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Issuing equity pre-IPO? Address “cheap stock” concerns now to help avoid SEC scrutiny later

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Observations from the front lines

Background

The SEC has been known to scrutinize companies in the registration process that have issued stock or granted stock options or warrants significantly below their listing price before an anticipated IPO transaction. With equity being a popular form of compensation for many pre-IPO companies, so-called “cheap stock” can create issues that may emerge when companies are going public.

Cheap stock

Why it matters

Implications for pre-IPO companies stretch across financial reporting, tax compliance and the registration statement filing timeline, as SEC scrutiny can be an obstacle late in the SEC filing process. Companies that become entangled in cheap stock issues risk delays in their IPO or stock listing and may be required to take a cheap stock charge, which is an incremental and often unforeseen stock-based compensation expense. Additionally, the company’s external auditors will also evaluate stock-based compensation expense for all periods presented within the registration statement to evaluate appropriate recognition of charges and ensure expenses are not understated.

Dealing with the SEC

The SEC typically scrutinizes valuation of stock-based activity in the period 12-18 months prior to the IPO. However, this period could be longer based on the facts and circumstances. Filers should disclose the methods that management used to determine fair value, the nature of the material assumptions and the extent to which estimates are considered highly complex and subjective.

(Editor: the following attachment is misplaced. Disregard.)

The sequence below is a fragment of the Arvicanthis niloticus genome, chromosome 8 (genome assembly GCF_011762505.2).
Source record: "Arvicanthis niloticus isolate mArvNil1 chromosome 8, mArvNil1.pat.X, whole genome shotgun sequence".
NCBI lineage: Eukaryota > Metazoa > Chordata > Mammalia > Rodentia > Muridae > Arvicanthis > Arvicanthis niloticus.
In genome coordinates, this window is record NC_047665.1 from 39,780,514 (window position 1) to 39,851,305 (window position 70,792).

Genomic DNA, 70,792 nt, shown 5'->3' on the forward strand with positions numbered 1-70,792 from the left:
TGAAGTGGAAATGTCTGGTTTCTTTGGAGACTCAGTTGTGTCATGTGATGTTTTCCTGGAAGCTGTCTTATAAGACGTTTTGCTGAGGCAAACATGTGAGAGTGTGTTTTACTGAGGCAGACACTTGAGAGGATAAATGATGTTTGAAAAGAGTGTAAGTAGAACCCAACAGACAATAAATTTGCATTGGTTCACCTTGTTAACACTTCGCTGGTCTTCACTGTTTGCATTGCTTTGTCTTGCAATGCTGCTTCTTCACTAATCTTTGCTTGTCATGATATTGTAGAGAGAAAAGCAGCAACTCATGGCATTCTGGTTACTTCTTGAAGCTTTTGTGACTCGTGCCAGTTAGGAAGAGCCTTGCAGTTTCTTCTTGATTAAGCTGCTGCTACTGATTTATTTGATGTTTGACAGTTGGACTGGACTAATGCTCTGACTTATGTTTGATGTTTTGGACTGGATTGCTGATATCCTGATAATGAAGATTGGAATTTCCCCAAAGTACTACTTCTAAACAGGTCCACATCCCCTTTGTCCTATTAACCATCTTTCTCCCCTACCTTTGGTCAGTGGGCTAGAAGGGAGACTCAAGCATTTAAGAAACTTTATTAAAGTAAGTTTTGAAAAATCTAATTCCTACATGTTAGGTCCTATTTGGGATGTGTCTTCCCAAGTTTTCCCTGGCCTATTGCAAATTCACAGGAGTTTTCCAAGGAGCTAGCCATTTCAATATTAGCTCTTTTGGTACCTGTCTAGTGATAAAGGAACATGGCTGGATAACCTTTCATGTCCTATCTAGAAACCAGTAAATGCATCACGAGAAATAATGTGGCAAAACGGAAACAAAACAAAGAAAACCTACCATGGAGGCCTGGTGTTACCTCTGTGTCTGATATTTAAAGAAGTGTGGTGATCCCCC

It is important to explain the price changes over time, relative to material equity grants, especially describing those events that led to significant increases in valuations shortly before the expected IPO. The final common stock valuation should be reasonable, compared to the IPO price range.

Companies often take a preemptive approach to SEC review by submitting a stand-alone “cheap stock letter.” Registrants that do not furnish a cheap stock letter may be more likely to receive a comment letter from the SEC.

Common areas of discussion in the cheap stock letter

Cheap stock letter
  • Methods for determining common stock fair value and the nature of material assumptions
  • Range of pricing in prospectus versus historical valuations
  • Key milestones in the company’s development (e.g., revenues, profitability, milestones, key hires)
  • Timing of valuations performed (contemporaneous or retrospective)
  • Valuation approach and weighting
  • Determination of comparable companies
  • Discount for lack of marketability
  • Weighting of secondary transactions

The bottom line

Potential cheap stock concerns include many complexities that could significantly impact a company’s overall registration timeline. To avoid delays, be sure to identify and address any potential concerns early in the going-public process. PwC can help guide you through compliance from a financial reporting, tax, and valuation perspective.

At a glance: Key considerations

  • Assess material equity grants approximately 12 to 18 months before the offering to assess common stock valuations that are significantly lower than the offering/listing price.
  • Proactively provide detailed disclosure in a cheap stock letter to the SEC.
  • Obtain third-party valuation reports concurrent with significant financings or material grants, at least on a quarterly basis leading up to the listing.
  • Determine the appropriate time to consider moving to a PWERM allocation methodology.
  • Appropriately consider secondary transactions and tender offers in the valuation.

“Observations from the front lines” provides PwC’s insight on current economic issues, our perspective regarding the financial reporting complexities and what companies should be thinking about to effectively address those issues. For more information, visit www.pwc.com/us/cmaas.

Observations from the front lines

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Mike Bellin

IPO Services Co-Leader, PwC US

Samantha Zytko

Director, Deals, PwC US

Erik Samuels

Senior manager, Deals, PwC US

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